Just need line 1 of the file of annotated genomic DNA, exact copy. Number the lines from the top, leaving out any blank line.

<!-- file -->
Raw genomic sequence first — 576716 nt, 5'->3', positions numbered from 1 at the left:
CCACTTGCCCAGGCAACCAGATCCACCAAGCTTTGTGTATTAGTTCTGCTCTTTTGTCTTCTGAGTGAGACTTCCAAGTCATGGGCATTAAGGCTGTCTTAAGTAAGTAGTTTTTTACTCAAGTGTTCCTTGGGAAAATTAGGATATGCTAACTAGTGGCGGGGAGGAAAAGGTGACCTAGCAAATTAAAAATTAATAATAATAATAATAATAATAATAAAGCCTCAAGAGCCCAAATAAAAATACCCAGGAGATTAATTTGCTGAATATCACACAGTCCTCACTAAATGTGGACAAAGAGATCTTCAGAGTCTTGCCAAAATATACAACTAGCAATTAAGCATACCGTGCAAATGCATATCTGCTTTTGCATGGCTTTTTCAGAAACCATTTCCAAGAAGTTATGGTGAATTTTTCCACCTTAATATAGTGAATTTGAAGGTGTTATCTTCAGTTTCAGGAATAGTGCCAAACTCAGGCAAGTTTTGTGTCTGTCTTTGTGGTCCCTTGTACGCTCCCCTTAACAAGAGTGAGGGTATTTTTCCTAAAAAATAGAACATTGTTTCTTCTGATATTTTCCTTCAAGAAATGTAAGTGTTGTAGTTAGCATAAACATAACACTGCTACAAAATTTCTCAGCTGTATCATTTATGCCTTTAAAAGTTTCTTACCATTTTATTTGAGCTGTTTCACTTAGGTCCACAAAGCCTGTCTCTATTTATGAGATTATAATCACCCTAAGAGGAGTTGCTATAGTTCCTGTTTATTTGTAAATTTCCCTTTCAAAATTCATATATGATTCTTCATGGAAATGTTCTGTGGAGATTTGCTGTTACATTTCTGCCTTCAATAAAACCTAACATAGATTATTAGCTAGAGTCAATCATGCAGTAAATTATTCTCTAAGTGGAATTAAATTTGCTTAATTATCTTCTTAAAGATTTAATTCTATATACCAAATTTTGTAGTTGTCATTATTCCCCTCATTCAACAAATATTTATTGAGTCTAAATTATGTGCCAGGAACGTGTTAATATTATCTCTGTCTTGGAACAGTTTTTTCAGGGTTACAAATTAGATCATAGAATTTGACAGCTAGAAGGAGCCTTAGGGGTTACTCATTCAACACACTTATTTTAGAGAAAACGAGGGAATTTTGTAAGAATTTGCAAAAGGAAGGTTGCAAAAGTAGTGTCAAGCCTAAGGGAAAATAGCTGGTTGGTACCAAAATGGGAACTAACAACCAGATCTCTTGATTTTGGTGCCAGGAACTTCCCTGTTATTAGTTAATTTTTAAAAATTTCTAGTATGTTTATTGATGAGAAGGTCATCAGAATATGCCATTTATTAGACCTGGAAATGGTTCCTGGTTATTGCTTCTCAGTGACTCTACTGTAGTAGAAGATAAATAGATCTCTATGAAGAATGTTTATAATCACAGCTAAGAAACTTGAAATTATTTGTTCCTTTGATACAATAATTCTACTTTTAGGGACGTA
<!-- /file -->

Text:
Raw genomic sequence first — 576716 nt, 5'->3', positions numbered from 1 at the left: